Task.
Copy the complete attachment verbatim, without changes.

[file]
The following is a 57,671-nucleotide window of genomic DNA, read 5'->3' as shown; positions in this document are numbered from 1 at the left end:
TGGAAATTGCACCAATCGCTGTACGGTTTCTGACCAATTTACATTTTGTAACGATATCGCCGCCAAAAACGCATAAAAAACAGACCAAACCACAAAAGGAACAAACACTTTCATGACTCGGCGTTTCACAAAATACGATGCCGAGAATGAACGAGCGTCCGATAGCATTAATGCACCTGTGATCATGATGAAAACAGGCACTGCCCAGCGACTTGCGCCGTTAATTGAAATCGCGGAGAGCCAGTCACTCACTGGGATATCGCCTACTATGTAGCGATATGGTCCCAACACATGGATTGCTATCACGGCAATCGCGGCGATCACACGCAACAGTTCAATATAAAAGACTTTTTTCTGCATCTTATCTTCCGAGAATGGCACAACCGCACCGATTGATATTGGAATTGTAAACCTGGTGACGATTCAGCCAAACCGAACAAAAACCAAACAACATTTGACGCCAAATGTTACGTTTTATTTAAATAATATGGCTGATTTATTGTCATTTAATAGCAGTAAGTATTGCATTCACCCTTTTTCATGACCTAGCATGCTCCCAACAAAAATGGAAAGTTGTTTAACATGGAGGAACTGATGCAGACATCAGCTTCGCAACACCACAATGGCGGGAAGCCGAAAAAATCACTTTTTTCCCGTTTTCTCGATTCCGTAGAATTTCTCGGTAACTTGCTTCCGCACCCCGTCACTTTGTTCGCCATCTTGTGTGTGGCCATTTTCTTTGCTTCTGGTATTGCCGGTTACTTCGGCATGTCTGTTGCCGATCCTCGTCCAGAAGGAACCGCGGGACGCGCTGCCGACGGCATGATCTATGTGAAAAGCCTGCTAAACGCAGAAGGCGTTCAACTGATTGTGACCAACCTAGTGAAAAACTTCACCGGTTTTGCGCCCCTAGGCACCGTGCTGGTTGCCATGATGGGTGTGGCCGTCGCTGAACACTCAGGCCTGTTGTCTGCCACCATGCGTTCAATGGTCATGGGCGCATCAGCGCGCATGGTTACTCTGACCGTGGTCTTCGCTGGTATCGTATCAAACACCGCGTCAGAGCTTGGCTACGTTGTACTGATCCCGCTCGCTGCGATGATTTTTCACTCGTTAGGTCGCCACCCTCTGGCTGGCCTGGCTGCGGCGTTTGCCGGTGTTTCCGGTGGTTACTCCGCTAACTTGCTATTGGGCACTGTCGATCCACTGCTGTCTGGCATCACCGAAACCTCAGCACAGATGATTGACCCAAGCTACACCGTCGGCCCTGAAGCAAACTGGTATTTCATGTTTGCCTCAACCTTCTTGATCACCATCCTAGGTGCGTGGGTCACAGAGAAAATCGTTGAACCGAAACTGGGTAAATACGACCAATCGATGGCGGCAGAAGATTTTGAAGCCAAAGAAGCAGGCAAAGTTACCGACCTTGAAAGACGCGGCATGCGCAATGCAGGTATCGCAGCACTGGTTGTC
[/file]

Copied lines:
The following is a 57,671-nucleotide window of genomic DNA, read 5'->3' as shown; positions in this document are numbered from 1 at the left end:
TGGAAATTGCACCAATCGCTGTACGGTTTCTGACCAATTTACATTTTGTAACGATATCGCCGCCAAAAACGCATAAAAAACAGACCAAACCACAAAAGGAACAAACACTTTCATGACTCGGCGTTTCACAAAATACGATGCCGAGAATGAACGAGCGTCCGATAGCATTAATGCACCTGTGATCATGATGAAAACAGGCACTGCCCAGCGACTTGCGCCGTTAATTGAAATCGCGGAGAGCCAGTCACTCACTGGGATATCGCCTACTATGTAGCGATATGGTCCCAACACATGGATTGCTATCACGGCAATCGCGGCGATCACACGCAACAGTTCAATATAAAAGACTTTTTTCTGCATCTTATCTTCCGAGAATGGCACAACCGCACCGATTGATATTGGAATTGTAAACCTGGTGACGATTCAGCCAAACCGAACAAAAACCAAACAACATTTGACGCCAAATGTTACGTTTTATTTAAATAATATGGCTGATTTATTGTCATTTAATAGCAGTAAGTATTGCATTCACCCTTTTTCATGACCTAGCATGCTCCCAACAAAAATGGAAAGTTGTTTAACATGGAGGAACTGATGCAGACATCAGCTTCGCAACACCACAATGGCGGGAAGCCGAAAAAATCACTTTTTTCCCGTTTTCTCGATTCCGTAGAATTTCTCGGTAACTTGCTTCCGCACCCCGTCACTTTGTTCGCCATCTTGTGTGTGGCCATTTTCTTTGCTTCTGGTATTGCCGGTTACTTCGGCATGTCTGTTGCCGATCCTCGTCCAGAAGGAACCGCGGGACGCGCTGCCGACGGCATGATCTATGTGAAAAGCCTGCTAAACGCAGAAGGCGTTCAACTGATTGTGACCAACCTAGTGAAAAACTTCACCGGTTTTGCGCCCCTAGGCACCGTGCTGGTTGCCATGATGGGTGTGGCCGTCGCTGAACACTCAGGCCTGTTGTCTGCCACCATGCGTTCAATGGTCATGGGCGCATCAGCGCGCATGGTTACTCTGACCGTGGTCTTCGCTGGTATCGTATCAAACACCGCGTCAGAGCTTGGCTACGTTGTACTGATCCCGCTCGCTGCGATGATTTTTCACTCGTTAGGTCGCCACCCTCTGGCTGGCCTGGCTGCGGCGTTTGCCGGTGTTTCCGGTGGTTACTCCGCTAACTTGCTATTGGGCACTGTCGATCCACTGCTGTCTGGCATCACCGAAACCTCAGCACAGATGATTGACCCAAGCTACACCGTCGGCCCTGAAGCAAACTGGTATTTCATGTTTGCCTCAACCTTCTTGATCACCATCCTAGGTGCGTGGGTCACAGAGAAAATCGTTGAACCGAAACTGGGTAAATACGACCAATCGATGGCGGCAGAAGATTTTGAAGCCAAAGAAGCAGGCAAAGTTACCGACCTTGAAAGACGCGGCATGCGCAATGCAGGTATCGCAGCACTGGTTGTC